Interior Secretary Wants Probe of Bush Administration Oil Lease Changes

October 20, 2009 - 3:44 PM
The Department of the Interior is rewriting the rules for oil-shale leasing as the secretary called Tuesday for an investigation into last-minute changes made by the administration of President George Bush to favor oil companies.
Salt Lake City (AP) - The Department of the Interior is rewriting the rules for oil-shale leasing as the secretary called Tuesday for an investigation into last-minute changes made by the administration of President George Bush to favor oil companies.
 
Secretary of the Interior Ken Salazar said the Bush Interior Department locked in a bargain royalty rate on 30,000 acres of land for oil companies "without any opportunity for review or comment."
 
"There are questions about whether the lease addendums are legal or should be rescinded," he said.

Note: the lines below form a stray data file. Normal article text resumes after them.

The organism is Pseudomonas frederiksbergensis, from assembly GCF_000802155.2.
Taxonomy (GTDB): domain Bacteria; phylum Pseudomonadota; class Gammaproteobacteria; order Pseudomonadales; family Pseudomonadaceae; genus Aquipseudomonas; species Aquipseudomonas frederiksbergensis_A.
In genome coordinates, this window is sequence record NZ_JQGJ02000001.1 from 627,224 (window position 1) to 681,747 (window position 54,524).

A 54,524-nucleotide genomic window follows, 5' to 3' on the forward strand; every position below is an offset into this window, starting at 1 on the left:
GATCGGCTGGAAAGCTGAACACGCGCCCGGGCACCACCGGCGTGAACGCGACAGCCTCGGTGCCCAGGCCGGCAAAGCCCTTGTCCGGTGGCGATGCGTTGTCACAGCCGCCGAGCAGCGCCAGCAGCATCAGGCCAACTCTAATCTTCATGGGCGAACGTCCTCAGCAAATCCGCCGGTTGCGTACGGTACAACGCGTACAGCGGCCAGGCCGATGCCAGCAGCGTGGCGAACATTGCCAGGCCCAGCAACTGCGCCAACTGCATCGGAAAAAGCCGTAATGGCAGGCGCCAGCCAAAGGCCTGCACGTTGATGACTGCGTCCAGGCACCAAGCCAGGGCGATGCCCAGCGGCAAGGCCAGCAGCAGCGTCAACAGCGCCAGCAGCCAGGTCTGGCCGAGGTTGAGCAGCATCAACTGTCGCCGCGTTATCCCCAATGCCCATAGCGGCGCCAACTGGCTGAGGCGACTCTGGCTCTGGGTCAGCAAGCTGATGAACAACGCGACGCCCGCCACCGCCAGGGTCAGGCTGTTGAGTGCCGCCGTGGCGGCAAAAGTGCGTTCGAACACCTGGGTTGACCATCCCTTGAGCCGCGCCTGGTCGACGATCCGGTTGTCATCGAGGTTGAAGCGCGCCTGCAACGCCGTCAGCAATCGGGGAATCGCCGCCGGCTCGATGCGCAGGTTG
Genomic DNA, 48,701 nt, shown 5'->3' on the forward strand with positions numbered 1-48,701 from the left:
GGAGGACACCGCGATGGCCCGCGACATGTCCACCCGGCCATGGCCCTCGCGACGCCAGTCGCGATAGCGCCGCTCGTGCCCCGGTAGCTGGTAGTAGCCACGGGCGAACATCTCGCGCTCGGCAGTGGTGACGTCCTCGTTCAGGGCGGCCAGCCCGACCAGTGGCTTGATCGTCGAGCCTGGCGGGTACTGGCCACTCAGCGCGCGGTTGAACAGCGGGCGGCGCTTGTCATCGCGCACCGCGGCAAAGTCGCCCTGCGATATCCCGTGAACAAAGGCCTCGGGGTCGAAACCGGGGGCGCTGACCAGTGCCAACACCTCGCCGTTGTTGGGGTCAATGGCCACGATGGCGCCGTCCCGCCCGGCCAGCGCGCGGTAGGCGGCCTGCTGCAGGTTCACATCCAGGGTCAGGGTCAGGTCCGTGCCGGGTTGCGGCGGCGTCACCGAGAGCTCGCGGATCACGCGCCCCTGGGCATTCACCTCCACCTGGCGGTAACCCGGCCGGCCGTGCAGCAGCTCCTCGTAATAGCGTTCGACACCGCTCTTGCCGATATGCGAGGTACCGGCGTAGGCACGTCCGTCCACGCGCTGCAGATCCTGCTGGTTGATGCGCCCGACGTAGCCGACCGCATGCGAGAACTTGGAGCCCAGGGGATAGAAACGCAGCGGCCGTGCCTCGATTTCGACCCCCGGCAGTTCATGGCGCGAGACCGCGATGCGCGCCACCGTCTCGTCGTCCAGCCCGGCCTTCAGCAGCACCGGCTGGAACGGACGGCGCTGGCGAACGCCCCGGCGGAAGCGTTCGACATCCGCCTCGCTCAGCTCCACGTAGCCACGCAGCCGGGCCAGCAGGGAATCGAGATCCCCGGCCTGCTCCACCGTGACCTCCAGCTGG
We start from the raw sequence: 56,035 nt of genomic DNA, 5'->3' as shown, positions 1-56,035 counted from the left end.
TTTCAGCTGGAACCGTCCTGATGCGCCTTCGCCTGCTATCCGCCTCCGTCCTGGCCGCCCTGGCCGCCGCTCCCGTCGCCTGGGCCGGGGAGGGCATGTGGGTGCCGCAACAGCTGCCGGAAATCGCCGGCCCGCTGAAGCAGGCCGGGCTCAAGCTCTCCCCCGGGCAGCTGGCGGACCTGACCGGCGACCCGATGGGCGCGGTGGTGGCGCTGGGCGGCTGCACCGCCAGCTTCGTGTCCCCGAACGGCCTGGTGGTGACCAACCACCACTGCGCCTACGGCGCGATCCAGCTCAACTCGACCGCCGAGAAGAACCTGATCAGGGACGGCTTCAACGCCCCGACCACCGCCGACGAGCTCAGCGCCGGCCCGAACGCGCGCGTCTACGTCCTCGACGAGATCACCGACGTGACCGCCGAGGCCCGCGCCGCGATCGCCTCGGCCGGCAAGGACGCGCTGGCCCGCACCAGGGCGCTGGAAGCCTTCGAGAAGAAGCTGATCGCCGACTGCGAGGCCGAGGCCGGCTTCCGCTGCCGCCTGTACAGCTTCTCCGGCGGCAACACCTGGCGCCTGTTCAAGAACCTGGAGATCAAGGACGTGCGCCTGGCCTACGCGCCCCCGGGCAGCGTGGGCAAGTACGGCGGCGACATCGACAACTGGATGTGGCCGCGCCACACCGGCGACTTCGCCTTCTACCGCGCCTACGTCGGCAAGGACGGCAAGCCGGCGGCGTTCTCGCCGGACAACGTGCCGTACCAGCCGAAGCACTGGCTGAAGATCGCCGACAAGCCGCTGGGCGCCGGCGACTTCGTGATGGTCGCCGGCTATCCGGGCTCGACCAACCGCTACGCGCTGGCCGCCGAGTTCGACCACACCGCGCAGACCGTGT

Salazar, however, said that before he reversed any of the Bush administration's changes he wants his department's inspector general, Mary Kendall, to determine how the regulations were changed.
 
The Department of Justice already has launched a probe into whether former Interior Secretary Gale A. Norton used her position to steer three of the six potentially lucrative oil leases to Royal Dutch Shell PLC, the company she works for now. Salazar said Kendall's probe would be a separate matter.
 
In addition, Salazar said he was opening a second, more environmentally sensitive round of oil-shale leasing for Colorado, Utah and Wyoming.
 
The Interior Department is offering smaller research-and-development leases that will become available with environmental safeguards and milestones for progress.
 
Oil companies will have to meet a series of development benchmarks for their leases "so they just aren't held out there forever," Salazar said.